APERAHAMA TE AIKA.
(Christ church "Telegraph.")
Th» finest and noblest portion of the r»ce of Maori* at Kaiapol connected with the early bJitory of Canterbmy are rapidly pawing away. Aperahama Te Alka, who breathed his last at the Maori Pa, Ealapol, on Tuesday 1 was a chief of the Katuirihia tribe. He waa aaid to be aevonty-five yean of Bge, though those io whom he was well known considered his life span at least five years over that stated It v not long since he followed to tha grave Tare Wi Teboika, and he has Been several of bia *ace f who, like himeelf, were entitled to marked respect, buiied m the Native Cemetery of St Stephen's- In the public assembllea of his people Aperahama Te Aika was remarkab'e for his oratorical powers, and must be credited with a considerable amount of discretion. When the early settlers took up the bußh lands near Woodend he waß a prominent man m settling and adjusting disputes which arose from time to time. He waa a man who had a considerable stock of Maori folk-lore. He waa one of the few who survived the memorable Invasion of Te Raup»rah», Io 1827, when ha left the traces or his fury upon tha Ngatalhn people, then resident In the South laknd. From Nelson Te Baoparaha went to Kaikoura, tbenoe to tba Omlhi pab, on the Glenmark rnn. pe next raogtd hi* warrlori baton the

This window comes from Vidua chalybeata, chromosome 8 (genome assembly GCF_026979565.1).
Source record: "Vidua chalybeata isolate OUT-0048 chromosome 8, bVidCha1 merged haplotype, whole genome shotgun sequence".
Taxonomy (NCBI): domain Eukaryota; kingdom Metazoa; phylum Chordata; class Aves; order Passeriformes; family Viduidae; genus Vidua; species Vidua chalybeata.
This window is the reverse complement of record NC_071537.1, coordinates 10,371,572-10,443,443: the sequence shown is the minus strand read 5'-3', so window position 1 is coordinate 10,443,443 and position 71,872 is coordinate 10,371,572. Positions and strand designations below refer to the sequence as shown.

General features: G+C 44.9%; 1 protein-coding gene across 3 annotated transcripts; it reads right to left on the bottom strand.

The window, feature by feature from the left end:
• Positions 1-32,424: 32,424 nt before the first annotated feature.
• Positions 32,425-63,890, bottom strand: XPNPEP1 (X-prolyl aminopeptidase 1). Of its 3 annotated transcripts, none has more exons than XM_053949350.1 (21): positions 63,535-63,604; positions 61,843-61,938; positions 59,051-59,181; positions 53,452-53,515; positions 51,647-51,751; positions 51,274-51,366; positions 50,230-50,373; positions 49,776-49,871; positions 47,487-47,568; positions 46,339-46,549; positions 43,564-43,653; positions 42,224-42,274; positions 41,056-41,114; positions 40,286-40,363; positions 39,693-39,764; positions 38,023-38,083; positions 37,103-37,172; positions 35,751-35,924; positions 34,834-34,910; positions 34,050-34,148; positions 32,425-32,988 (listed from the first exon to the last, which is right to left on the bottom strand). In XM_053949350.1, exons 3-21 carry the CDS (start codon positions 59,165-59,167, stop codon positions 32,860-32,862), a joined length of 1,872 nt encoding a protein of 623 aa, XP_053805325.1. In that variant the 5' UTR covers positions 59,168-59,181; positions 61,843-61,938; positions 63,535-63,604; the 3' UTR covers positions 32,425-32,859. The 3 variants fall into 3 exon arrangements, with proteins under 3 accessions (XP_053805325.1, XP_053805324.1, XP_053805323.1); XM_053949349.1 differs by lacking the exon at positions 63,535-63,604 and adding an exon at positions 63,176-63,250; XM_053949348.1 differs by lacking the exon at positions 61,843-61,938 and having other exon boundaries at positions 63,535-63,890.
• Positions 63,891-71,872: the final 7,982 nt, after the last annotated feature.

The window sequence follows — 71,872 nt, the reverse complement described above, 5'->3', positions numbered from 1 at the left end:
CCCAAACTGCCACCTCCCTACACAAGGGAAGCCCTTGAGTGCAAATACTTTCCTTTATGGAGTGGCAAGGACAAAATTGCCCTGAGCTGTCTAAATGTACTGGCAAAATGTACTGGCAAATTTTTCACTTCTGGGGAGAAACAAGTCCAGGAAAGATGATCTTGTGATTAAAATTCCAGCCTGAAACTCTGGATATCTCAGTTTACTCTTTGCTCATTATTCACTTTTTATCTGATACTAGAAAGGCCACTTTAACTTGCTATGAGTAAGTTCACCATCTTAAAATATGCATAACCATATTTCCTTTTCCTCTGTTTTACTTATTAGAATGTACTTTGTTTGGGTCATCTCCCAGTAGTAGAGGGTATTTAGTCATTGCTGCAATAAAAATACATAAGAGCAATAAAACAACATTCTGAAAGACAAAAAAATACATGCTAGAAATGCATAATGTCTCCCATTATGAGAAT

I ELaiapoi pab, attempted to enter the pah under a pretence of being friendly, bat Aperabama's people managed to discover the designs op-n them, and raised their fortifications Banparaha contrived to carry a sap, aad eet the palisading of the pah In fliraee, and drove the Ngataihu tut to ruthless massacre. Aperahama Te A.ika was one who effected his eaoepa, and obtained refuge lv tbe flax at the river's edge, with another eso»pee ; they were observed, however, by men lo tbe Northern war canoce, who called oat, *' Our slaves, two for ua ;" and the; would have been caught bat for the courage of Aperaharoa's mate, who made use of hia loaded gun. Gettiug down Into the wesdy margin of the water, he stood oonoealed till the men iv the bows of the oanoe were about to jump ashore, he then fired, nearly blowlog the top of the first man's head off, The com* panlona In the oanoe, witnesses of what had happened, poshed out from the bank and paddled away. Aperahama, with Wl Te Pita te Horl, and others, being afterwards saooessful In evading Te Rauparaha's skirmisher*, made good their eioape to the Sooth. Although this terrible fight took place about sixty-two years ago, aad about 1000 of the Ngatalha were slain — many of them eaten — and a large number more taken into slavery, the remains of that battle freqaentJy are discovered m tbe blenching bones wbloh bestrew the old batile field on whloh Te Bauparaha had oondnoted the siege operations that had extended over six months, Hakopa Te Ata O Tv, who died m 1883, used to give a most vivid and thrilling acoouot of an event In their history, whep be was foroed to surrender a greenstone club, although he f ought like a demon, but was finally over* powered and kept as a slave till an .exchange of prisonecs took place. The "Lytteltoo Times" cays that during tbe week Maori friends and relatives from the West Coast, Moerakl, Little River, Baupaki, Temuka and Tamatu fijeked to the pah, all anxloua to show iheir respeot and esteem for their late chief, and take part m the Native moarnlag ceremonies. At the numerous tangle wbioh were held, many speeches were made by distinguished Native visitors Id praise of the deceased who m earlier days was a groat warrior, and as an uptight man, a kind father and a good neighbor, was muoh respected by ail who knew him. The deceased chief was supposed to be about eighty years of age, and was the Grst Native baptised In the Oatholio faith m New Zealand. That oeremony was performed by tbe firit bishop who oame to our shores. He was confirmed on last (Caster Sunday at the Barbadoes street Ohuroh at his own request by the Bt* Bey. the Biehop of Ohrlttoharoh. la returning after the oeremony he oaoght cold, from which he d ever reoovered. The funeral, whioh took place oa Eunday, wai the largest ever seen at the pah, European visitors coming from all parts to witneßs the solemn ceremony and show their respeot. The body, m the hearse, was followed by the immediate relatives as obief mourners, then his Lordship the Bishop of Obristchuroh, attended by Fathers O'Connor and Malue (P.P. of Ghristohurch) with eight acolytes. After these, some 200 Maoris walked two and two, then came the European visitors, some on toot, some on horseback and some m vehicles, On reaching the oemetery the olergy advanced into the graveyard and met the body. On reaching the grave the impress ye burial eervioe of the Oatho'io Church was performed by the Bight Bay Bishop Grimes. On the body being lowered into the grave, several hymns were sung by the natives m their own tongue, the mournful c&dences adding much to the solemnity of the occasion. An elcqaent address was afterward delivered by his Lordship, m whioh he alluded to the many good qualities of the deceased cbisf , who was odb of the earliest oon verts m New Zealand. This closed the religious portion of the ceremony, and the spectators slowly filed past the grave wherein a great warrior and ohief njw lies.
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